Taxpayers own Fort Monmouth

When I first heard of collaboration, it was “with the enemy.” Of course, I do not want to consider business my foe; but attending the meeting about Fort Monmouth’s future that Gov. Jon Corzine held on March 14 at Brookdale Community College, I could not help noticing that there was a receptacle at the sign-in for business cards plus a hand-out principally concerning Tech Preserve, a state initiative to keep technical business in New Jersey.

The governor was most enthusiastic about this project; but later, when answering the few questions permitted from the audience, he was lukewarm toward the possibility of keeping the veterans’ clinic open.

One would think that the scandalous conditions at Walter Reed Army Medical Center would force the administration to keep the clinic open to avoid offending its veteran supporters.

At an earlier meeting, a member of the public had asked that a mental facility be added for the many returning troops who suffer from post-traumatic stress syndrome. This reasonable suggestion was ignored. “Support the troops,” indeed!

In response to the last permitted question concerning affordable housing, his “yes, but not enough” was equally lukewarm. Somehow his priorities were somewhat different from those expressed at the FMERPA meetings. The Fort Monmouth Economic Revitalization and Planning Authority Director was most emphatic that no developers had spoken with their group. Even though he had averred that the Army would decide if their surplus property would adhere to a law that gives charitable organizations first choice, paperwork for these groups was complicated and obliged to be in by March 8.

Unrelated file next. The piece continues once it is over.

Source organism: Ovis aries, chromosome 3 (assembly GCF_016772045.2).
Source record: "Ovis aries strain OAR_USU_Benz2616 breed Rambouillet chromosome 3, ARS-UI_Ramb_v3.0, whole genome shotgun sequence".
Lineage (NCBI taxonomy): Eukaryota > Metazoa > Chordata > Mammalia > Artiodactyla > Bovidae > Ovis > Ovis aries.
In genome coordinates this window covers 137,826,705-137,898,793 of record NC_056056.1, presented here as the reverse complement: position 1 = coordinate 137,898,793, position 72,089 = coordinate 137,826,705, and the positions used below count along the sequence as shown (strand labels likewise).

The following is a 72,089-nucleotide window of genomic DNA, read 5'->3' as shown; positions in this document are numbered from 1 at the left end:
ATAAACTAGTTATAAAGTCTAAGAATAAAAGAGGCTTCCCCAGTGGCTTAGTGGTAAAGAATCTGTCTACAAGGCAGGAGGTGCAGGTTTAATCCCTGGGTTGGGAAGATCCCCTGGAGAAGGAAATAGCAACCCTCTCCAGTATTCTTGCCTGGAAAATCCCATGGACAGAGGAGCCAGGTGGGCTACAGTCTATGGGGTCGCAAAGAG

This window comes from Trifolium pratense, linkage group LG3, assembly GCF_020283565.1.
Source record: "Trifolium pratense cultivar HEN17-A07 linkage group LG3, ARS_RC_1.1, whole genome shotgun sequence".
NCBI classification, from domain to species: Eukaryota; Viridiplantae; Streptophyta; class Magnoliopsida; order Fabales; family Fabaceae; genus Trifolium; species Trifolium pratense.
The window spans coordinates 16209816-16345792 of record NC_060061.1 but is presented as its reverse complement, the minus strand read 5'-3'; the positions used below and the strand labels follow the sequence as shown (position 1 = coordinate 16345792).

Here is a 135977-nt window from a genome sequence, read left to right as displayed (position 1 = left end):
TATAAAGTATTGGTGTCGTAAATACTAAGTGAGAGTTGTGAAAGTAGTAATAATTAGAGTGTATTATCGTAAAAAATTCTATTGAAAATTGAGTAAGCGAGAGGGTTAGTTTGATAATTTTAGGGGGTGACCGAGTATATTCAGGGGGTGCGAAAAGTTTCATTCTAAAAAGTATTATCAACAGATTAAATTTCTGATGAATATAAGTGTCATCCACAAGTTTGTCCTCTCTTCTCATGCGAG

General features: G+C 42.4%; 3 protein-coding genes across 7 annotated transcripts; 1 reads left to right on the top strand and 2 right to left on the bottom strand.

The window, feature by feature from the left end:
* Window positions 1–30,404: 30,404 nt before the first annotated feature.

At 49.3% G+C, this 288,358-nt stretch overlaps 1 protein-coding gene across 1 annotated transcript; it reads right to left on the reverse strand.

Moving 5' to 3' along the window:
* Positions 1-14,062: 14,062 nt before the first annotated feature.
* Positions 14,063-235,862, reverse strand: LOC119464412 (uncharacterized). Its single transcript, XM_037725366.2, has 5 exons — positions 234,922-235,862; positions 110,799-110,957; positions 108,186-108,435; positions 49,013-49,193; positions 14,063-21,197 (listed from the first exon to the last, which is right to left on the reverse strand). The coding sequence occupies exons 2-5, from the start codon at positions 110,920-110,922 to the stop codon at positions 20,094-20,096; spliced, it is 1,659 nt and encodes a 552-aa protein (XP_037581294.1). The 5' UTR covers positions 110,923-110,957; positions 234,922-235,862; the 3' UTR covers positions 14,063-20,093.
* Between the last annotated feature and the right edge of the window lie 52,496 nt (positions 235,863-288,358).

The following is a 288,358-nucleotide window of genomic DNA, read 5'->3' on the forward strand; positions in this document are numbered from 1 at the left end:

The FMERPA director had also visited California to observe their closed military installations and discovered to his amazement that homes built there that cost $800,000 looked just like the “affordable” $350,000 ones.

Obviously, Direc-tor Frank Consentino has been fortunate enough never to be homeless. Even if they allow any such boon to the unfortunate here, they are only considering the percent of affordable housing that was mandated after court cases. That limitation is apparently why the governor replied, “not enough.” However, why should there be a limitation when there is a verifiable need? Do they want to repeat the experience of Vietnam veterans who became homeless – to our shame – because they did not receive adequate care or benefits?

The “collaborators” made the Brookdale meeting seem like the political train to Washington. Unless the public realizes that this valuable property belongs to them as taxpayers who bought and maintain it, the opportunity to turn “swords into plowshares” will be commercialized to “swords into profits.”

Amanda Porter

Bradley Beach